- 7:56 AM EDT, August 29, 2007
Judge H. Russel Holland heard the case at U.S. District Court in Anchorage.
Partow was fired from Countrywide in June 2006 after FBI scrutiny of his loans provoked an internal audit. American Home immediately hired him to be a loan officer and branch manager of its Anchorage office, court records show.
After federal authorities executed a search warrant on his office in October 2006, Partow withdrew the equity from his house and sent it overseas, then fled to France and Iran.
But he returned to the United States, and on April 20 he pleaded guilty to two counts of wire fraud, one at each bank, in exchange for other wire fraud charges being dropped.
In the American Home case, Partow, 41, of Chugiak, helped a client refinance his home in 2006. Even though the client provided accurate information about his income, Partow listed the income as $20,000 per month - "an amount that significantly overstated [the client's] true income," according to Partow's plea agreement.
In the Countrywide case, he admitted to knowingly overstating an applicant's income to qualify for a loan in 2004.
Stated income mortgages, a type Alt-A loan, allow loan officers to list borrowers' incomes on mortgage applications but do not require documentary verification of those figures. By misstating applicants' financial statuses, Partow enabled them to qualify for loans they might not otherwise have gotten.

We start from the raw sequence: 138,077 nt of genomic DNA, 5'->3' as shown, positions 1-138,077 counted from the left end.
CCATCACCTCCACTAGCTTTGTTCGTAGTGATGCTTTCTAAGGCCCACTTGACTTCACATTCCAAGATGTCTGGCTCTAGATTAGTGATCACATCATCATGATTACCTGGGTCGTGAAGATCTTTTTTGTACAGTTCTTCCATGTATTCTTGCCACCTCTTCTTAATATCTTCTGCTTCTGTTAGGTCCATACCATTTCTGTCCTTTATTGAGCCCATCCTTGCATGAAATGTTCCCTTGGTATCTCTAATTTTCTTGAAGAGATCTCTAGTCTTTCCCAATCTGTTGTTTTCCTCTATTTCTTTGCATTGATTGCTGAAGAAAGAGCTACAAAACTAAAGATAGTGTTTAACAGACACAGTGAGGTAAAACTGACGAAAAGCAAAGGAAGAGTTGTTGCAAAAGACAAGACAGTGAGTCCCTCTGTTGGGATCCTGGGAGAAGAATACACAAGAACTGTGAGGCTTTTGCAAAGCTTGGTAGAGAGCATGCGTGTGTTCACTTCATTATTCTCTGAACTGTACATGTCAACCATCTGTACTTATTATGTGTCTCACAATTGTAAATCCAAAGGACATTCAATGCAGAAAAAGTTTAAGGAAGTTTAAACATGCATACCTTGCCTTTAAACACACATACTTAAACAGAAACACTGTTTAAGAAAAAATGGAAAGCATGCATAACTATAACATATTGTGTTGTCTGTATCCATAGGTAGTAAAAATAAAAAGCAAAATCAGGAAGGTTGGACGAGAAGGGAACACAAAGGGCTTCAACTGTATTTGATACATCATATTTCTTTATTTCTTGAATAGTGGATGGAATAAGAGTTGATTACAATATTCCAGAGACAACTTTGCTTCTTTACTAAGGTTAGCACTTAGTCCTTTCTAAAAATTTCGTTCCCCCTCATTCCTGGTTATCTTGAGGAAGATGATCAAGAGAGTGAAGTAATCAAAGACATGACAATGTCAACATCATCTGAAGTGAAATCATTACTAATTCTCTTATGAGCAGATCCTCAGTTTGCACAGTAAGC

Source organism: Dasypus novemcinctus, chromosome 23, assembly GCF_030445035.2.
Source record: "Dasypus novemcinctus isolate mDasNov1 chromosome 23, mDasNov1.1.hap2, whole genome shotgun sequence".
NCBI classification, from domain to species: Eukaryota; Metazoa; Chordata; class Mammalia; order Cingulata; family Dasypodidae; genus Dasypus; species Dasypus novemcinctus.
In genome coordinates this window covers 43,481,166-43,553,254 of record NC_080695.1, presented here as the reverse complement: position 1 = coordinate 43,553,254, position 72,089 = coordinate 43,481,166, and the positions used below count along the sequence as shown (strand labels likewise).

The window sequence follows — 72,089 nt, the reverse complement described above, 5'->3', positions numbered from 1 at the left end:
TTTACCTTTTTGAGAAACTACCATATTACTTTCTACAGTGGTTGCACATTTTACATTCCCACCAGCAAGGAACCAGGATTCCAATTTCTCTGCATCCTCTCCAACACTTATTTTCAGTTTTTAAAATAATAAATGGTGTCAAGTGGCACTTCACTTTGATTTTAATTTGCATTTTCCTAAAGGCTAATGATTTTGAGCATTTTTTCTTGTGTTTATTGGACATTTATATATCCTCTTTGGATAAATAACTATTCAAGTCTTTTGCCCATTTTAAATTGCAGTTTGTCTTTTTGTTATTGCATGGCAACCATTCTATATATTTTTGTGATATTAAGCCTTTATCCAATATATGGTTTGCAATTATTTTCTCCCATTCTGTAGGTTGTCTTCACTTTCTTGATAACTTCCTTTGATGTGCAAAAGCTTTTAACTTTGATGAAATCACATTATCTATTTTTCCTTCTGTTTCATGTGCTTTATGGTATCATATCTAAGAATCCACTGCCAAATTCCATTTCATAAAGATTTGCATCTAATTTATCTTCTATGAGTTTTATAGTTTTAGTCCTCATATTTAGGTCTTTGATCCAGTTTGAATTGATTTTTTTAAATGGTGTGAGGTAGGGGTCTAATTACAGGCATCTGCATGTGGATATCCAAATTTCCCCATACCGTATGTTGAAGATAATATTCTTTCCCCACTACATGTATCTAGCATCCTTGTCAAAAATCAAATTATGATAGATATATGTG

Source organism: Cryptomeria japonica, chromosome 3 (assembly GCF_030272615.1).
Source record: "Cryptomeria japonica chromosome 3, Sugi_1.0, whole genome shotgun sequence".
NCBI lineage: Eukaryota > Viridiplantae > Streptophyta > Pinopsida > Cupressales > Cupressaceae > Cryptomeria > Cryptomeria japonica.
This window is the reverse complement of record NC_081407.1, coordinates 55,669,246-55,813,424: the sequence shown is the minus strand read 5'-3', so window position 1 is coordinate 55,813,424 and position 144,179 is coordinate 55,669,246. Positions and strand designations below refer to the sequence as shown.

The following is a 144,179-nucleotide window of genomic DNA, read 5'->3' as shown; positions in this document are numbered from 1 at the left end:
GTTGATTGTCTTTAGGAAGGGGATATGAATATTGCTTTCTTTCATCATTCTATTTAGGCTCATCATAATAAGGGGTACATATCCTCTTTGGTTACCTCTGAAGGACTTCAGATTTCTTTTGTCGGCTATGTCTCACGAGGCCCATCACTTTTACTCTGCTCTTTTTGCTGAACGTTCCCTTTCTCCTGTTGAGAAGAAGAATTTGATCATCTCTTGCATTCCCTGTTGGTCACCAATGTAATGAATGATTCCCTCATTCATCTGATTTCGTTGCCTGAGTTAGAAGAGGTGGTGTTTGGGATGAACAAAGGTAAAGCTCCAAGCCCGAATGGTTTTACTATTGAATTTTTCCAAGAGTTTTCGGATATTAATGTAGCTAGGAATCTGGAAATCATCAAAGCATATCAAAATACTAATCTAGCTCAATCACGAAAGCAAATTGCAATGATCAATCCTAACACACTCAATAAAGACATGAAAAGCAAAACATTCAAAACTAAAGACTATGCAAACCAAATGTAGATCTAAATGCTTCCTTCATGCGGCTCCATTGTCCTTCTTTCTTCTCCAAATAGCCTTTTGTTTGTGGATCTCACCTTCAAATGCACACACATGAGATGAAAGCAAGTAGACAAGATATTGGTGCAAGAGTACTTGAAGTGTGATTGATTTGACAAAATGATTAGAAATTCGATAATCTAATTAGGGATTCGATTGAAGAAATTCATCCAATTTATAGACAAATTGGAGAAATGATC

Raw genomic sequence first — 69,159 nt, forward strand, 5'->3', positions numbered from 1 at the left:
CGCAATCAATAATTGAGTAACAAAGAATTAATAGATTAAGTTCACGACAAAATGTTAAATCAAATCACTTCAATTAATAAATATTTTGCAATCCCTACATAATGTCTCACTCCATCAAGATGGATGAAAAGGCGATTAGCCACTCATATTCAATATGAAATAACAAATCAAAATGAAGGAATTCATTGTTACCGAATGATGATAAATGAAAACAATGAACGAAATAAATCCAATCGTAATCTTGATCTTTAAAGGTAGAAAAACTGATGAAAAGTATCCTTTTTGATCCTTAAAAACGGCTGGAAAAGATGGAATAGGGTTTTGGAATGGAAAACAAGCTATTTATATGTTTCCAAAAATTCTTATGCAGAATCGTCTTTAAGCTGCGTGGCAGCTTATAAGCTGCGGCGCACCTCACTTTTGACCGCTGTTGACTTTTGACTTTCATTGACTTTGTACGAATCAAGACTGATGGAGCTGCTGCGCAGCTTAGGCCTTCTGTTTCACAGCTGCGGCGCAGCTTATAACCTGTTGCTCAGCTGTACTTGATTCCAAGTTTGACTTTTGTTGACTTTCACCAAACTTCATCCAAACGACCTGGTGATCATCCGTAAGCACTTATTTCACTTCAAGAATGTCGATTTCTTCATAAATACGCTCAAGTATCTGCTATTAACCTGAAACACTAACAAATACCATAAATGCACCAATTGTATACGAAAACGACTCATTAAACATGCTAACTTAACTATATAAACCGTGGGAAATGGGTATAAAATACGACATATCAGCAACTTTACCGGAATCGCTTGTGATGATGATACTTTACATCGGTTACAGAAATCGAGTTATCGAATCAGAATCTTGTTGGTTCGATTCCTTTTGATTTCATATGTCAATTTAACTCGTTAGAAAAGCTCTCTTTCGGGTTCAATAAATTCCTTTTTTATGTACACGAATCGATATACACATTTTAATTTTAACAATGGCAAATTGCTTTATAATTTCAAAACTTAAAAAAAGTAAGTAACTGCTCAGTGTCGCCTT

The indictment against Partow listed 14 loans or fraudulent applications and charged him with eight counts of wire fraud related to $2.2 million in American Home loans and a $156,000 loan from Countrywide.
In addition to overstating borrowers' incomes, the indictment alleged that Partow engaged in a scheme to generate paperwork showing falsely that borrowers had made 20 percent down payments on their properties by engaging in "an unwritten side agreement to have the seller repay the borrower the alleged down payment amount."
Such tactics often involve the complicity of an appraiser who overstates the value of the property, mortgage experts said.
Fitzgerald's sentencing memorandum said Partow was compensated "most importantly" by commissions based on branch profitability, and that he "had authority ... to accept loans otherwise not strictly complying with the loan criteria."
The document said he was one of "a fair number" of employees hired by American Home after Countrywide fired them in connection with the FBI probe.
An attached November 2006 e-mail, purportedly from an American Home senior vice president, reads, "At AHM we pride ourselves on having a loan for virtually any borrower, regardless of whether or not they have the ability to verify their Income, Assets or Employment history."
Another purported company e-mail, from October 2006, instructs loan officers to "play around with the loan all they want ... as long as it has NOT been released to processing."
There were no court papers available indicating that American Home took any action against Partow. A company spokesman would not comment on the case.
A Countrywide spokesman said that company was a victim of Partow's operation.
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